Government may ask banks to provide details of interest on interest collected by them for loans exposure of over Rs 2 crore.
This follows the Supreme Court's observation given on Tuesday where it noted that the RBI and the government have not provided any rationale for the overall borrower's debt cap of Rs 2 crore for waiver of interest on interest and directed them to provide such relief to borrowers with overall exposure of over Rs 2 crore as well.
Sources said that the government wants to collect individual bank data to assess the total liability on the sector to reimburse interest on interest collected on loan exposure over Rs 2 crore for the period between March-August 2020. This would help it in devising a plan how to reimburse such interest for borrowers who have exposure of over Rs 2 crore with banks.
Initial thinking, said sources in the know, is to look at 50-50 sharing of remaining repayment liability between the Centre and the banks. This would reduce burden on both.
Some bankers have also suggested that IBA/RBI/Government should file a writ petition challenging the court directive to waive interest on interest on loans above Rs 2 crore (except for consolidated exposure).
Centre had last year agreed to credit in the accounts of eligible borrowers the difference between compound interest and simple interest collected on loans of up to Rs 2 crore after the matter reached the Supreme Court.
As per brokerages report, the company's interest across all lenders is around Rs 14,000 crore. Excluding the relief for loans upto Rs 2 crore (estimated to cost around Rs 6,500 crore), an additional relief of about Rs 7,500 crore will need to be provided to borrowers.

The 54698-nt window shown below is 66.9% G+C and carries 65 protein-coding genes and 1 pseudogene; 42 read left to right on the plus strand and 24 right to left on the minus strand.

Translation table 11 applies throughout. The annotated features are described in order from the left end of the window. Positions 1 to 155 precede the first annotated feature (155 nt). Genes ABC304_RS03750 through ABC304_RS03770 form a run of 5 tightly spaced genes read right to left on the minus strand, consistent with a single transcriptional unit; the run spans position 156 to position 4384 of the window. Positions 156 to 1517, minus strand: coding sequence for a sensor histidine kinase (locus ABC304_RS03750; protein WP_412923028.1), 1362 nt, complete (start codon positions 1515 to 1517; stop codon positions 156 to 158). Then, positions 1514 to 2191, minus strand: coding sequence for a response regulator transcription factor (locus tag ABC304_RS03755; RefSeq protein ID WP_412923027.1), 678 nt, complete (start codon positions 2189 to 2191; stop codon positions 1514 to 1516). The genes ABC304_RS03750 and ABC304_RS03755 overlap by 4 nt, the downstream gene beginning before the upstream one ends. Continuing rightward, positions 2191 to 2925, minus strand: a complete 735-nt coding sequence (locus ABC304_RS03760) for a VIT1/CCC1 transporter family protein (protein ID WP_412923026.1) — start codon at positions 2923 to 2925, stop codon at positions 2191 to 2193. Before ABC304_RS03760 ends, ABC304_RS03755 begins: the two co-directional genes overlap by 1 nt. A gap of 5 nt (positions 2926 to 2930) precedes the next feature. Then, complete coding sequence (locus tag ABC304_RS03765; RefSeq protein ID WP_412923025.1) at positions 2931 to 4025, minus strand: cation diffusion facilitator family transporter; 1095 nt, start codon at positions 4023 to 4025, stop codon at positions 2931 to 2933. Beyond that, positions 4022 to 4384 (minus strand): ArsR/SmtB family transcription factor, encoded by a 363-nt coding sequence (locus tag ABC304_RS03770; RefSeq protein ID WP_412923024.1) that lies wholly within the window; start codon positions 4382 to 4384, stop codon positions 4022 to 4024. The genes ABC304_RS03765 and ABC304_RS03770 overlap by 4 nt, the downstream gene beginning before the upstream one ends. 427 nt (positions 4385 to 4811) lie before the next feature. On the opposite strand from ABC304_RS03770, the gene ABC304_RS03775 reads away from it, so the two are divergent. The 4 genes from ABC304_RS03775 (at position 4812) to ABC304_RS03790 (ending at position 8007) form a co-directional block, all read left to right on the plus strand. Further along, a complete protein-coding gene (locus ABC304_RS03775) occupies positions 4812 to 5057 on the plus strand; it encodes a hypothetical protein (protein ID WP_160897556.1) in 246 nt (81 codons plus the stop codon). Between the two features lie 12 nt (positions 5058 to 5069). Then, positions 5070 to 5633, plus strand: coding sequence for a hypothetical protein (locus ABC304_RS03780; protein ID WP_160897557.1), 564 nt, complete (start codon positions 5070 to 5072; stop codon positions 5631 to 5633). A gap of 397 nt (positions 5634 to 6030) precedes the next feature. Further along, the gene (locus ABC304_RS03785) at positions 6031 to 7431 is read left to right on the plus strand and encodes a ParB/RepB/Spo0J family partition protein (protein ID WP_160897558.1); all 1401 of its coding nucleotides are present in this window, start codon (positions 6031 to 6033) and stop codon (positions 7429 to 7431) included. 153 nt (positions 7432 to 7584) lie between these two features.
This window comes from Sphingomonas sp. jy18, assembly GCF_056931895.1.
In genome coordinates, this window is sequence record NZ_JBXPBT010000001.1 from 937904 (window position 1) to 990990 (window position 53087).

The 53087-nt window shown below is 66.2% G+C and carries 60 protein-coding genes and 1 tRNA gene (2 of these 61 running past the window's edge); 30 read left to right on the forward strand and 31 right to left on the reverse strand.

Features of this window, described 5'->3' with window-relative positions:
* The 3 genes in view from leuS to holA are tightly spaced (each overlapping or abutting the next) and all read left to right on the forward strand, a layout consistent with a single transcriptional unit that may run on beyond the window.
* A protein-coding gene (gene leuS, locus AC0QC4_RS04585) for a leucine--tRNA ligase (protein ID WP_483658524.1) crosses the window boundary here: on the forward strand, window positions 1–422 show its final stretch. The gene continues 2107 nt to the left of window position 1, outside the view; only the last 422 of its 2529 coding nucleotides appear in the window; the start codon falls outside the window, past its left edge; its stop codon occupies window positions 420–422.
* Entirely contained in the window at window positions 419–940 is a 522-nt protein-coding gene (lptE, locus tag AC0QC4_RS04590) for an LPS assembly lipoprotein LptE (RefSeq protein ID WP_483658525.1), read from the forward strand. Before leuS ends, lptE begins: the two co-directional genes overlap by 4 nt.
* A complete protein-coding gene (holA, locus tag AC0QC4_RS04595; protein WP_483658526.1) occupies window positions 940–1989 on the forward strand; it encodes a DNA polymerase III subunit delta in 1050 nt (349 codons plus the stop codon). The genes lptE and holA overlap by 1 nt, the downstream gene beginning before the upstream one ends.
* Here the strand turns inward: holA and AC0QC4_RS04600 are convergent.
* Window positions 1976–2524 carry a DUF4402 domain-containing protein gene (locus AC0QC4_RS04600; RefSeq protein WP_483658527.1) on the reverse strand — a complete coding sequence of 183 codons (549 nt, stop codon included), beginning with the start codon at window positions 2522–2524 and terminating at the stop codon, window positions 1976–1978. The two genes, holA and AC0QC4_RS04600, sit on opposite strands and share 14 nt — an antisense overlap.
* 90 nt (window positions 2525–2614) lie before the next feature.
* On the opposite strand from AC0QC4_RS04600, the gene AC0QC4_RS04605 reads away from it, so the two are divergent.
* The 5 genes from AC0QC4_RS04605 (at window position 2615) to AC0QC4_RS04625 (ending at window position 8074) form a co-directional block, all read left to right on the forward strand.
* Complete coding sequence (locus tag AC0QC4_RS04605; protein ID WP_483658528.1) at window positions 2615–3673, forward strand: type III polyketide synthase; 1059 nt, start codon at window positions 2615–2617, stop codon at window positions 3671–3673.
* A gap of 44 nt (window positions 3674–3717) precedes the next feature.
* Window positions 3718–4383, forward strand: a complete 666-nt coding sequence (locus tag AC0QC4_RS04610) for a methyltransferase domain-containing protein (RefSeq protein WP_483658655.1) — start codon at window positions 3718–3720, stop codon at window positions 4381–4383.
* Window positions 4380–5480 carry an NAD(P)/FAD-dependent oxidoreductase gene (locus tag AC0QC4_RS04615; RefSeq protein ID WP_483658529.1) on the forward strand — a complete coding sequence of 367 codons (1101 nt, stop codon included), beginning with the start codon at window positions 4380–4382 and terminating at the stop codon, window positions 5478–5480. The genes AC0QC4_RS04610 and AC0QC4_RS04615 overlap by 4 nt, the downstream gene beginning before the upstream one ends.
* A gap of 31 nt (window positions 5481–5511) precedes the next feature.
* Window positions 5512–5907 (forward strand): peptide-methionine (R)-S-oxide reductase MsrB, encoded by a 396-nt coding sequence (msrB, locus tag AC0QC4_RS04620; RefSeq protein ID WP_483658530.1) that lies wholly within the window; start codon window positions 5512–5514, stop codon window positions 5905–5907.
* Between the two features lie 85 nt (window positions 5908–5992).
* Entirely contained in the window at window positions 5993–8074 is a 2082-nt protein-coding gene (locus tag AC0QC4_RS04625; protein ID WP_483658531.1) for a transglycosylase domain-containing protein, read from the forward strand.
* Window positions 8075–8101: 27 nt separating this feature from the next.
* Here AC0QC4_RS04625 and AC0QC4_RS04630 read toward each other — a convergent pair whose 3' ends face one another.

Under the series of pandemic relief measures, the RBI had on March 27, 2020 issued the circular which allowed lending institutions to grant a moratorium on payment of instalments of term loans falling due between March 1, 2020, and May 31, 2020. Later, the moratorium was extended till August 31 this year. However, the same had to be repaid after the moratorium, including payment of compounding interest (interest in interest) on dues for the said period. This was challenged in the court.
For centre, settling this Rs 7,500 additional burden would pose a challenge as its finances are already overstretched given the stimulus measures and less than anticipated levels of revenue collections in wake of the pandemic. For banks also it would mean further strain on their finances as already their NPA level is expected to shoot to post lifting of restriction on accounting for loans turning into NPA post imposition of moratorium on loan repayment.
"The sharing of the liability between the Centre and banks would reduce the load but the court could be re-approached to give a relook at the matter as earlier relief was meant for MSMEs and small borrowers that were affected the most during the lockdown," said a banking sector analyst asking not to be named.
It is estimated that NPA may rise by over one per cent after banks start recognising loans that were extended moratorium last year.